Unibroue moved to a new, cutting-edge microbrewery in Chambly, Quebec. The brewery gradually started to build its export capacity by developing a distribution network throughout Quebec and across Canada.
Unibroue experiences quick and massive growth, and begins to develop and market other beers brewed in the classic Belgian styles. The brewery began exporting its products to the international market by opening subsidiaries in the U.S. and Europe.
1995 & 1996
In 1995 and 1996, major investments allowed Unibroue to increase production and expand its facilities. Its products became increasingly popular, capturing markets in British Columbia, Alberta, Ontario, New Brunswick, and several American states as well as France, Switzerland, and Belgium.
Unibroue consolidated its reputation as a brewer of distinction by opening Le Fourquet-Fourchette, an innovative concept-based restaurant-museum on the shores of the Richelieu River that celebrates the fine art of drinking.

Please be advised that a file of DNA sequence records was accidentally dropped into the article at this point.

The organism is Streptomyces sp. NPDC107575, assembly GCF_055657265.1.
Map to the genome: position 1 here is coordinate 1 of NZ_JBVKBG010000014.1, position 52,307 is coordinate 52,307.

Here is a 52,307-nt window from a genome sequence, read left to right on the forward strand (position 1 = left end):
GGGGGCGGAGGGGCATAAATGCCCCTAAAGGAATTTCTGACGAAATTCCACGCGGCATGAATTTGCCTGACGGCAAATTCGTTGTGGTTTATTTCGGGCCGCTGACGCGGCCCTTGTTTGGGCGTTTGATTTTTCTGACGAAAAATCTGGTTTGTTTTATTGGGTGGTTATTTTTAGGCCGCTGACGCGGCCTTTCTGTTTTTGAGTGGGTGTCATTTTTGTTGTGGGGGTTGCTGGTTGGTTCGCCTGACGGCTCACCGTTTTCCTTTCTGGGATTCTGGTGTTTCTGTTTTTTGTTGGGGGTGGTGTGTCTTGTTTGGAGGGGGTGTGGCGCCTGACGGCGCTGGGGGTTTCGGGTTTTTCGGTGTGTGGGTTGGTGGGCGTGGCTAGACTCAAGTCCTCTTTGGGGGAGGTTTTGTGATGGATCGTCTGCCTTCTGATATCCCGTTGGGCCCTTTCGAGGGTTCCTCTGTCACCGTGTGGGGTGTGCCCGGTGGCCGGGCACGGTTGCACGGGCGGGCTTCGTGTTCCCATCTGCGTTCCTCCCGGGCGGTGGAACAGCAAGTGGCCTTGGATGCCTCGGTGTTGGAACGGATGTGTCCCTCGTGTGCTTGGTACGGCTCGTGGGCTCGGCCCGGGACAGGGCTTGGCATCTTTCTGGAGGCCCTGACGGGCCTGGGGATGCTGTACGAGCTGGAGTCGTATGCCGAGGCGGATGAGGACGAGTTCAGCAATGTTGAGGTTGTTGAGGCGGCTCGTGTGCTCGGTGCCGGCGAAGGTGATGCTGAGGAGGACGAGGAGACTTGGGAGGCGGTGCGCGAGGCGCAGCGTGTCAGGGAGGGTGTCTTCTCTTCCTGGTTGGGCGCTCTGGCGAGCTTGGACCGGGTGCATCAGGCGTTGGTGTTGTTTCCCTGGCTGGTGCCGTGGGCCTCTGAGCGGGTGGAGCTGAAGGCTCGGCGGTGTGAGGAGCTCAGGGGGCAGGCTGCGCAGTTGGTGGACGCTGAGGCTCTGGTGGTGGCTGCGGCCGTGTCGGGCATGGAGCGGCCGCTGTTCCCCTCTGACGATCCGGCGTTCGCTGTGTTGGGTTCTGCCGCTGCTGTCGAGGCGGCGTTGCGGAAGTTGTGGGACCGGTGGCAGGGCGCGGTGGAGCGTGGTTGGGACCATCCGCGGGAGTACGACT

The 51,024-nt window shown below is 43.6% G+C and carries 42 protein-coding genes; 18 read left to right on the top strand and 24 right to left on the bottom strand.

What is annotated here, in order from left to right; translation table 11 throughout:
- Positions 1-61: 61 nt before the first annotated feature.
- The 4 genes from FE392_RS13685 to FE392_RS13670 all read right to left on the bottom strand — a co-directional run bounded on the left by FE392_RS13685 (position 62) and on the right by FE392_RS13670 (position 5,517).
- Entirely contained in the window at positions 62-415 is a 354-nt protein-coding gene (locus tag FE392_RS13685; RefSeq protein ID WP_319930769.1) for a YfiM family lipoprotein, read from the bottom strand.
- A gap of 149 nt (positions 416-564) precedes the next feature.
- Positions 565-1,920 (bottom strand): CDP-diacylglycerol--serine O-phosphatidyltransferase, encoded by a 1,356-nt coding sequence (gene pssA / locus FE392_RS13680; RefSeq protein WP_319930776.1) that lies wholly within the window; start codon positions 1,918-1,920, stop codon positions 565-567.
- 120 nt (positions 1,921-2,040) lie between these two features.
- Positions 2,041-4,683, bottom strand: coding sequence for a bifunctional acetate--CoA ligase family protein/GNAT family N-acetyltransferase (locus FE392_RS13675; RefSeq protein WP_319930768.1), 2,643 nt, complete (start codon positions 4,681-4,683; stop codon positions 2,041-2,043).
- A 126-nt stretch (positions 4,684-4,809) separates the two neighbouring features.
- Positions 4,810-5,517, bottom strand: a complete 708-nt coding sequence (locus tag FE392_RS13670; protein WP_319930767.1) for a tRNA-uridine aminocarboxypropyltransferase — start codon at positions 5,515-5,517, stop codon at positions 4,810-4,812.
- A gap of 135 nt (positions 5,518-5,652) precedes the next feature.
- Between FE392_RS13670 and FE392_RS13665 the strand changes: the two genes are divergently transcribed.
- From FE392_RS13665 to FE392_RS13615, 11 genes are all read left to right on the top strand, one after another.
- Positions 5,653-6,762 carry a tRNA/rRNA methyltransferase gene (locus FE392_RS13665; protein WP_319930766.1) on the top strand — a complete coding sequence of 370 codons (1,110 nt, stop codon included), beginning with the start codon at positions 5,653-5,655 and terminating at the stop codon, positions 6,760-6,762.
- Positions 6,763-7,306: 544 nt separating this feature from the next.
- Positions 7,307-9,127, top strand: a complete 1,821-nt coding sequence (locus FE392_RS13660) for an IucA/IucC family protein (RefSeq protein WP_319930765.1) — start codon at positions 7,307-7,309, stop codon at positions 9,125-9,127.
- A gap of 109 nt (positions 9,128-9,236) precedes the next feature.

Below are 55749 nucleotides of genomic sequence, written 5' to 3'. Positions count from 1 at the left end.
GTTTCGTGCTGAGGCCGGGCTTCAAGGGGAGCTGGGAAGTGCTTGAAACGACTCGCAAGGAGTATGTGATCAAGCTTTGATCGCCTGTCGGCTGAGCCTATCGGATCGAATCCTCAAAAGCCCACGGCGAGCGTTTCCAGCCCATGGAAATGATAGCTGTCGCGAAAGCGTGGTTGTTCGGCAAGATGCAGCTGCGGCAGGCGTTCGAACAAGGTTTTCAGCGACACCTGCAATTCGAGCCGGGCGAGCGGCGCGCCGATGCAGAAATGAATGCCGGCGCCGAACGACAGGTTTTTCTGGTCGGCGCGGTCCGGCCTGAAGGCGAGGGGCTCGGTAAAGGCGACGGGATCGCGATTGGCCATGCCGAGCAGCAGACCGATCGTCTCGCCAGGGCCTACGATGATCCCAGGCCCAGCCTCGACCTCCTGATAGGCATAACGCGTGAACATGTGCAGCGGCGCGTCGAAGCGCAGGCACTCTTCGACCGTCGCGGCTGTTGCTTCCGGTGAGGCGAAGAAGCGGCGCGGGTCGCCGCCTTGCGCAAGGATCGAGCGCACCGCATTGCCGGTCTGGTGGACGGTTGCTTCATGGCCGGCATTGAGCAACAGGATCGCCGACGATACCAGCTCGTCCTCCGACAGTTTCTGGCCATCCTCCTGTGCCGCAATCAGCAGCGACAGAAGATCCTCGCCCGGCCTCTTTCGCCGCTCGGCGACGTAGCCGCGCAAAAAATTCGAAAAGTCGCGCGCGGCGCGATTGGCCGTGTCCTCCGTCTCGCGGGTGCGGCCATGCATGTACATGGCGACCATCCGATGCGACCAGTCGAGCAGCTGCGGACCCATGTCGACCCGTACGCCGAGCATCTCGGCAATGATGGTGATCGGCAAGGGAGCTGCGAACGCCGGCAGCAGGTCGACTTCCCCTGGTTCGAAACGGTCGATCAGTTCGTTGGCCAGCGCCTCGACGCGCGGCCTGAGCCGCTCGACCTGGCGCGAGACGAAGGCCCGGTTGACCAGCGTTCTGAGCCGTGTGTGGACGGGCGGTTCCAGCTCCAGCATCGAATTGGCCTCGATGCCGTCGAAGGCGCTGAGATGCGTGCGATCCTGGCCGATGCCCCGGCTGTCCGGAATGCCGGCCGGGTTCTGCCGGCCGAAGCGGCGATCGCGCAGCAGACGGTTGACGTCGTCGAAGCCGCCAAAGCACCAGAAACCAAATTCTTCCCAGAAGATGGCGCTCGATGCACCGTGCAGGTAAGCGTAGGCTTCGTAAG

At this point, Unibroue also became a public corporation listed on the Toronto Stock Exchange.
Between 1998 and 2000, Unibroue responded to strong consumer demand for lager by introducing a new line of bottom fermented products, the refreshing and thirst-quenching U Blonde, U Rousse, U Miel, and La Bolduc.
Brewmaster Paul Arnott joined the company in 2000. Trained in Belgium’s great monastic brewing tradition, (Chimay) he helped breathe new life into the company’s classic products and expanded the Unibroue family with new vintage beers and the Éphémère series of fruit-based beers.
Sommelier Sylvain Bouchard joins the Unibroue sales team. With his thorough understanding of Unibroue’s brewing method and the unique features of each of its products, he gets to travel all across North America to share the secrets of the taster’s art and teaches how to master beer and food pairings.
Jerry Vietz joins Unibroue. Trained in the art and science of fermentation, Jerry first worked in the cider and wine industries beforehand. A rare and chance opening at the brewery gave Jerry the open door to begin his journey with Unibroue. Some of his first tasks were to improve process optimization, and quality control.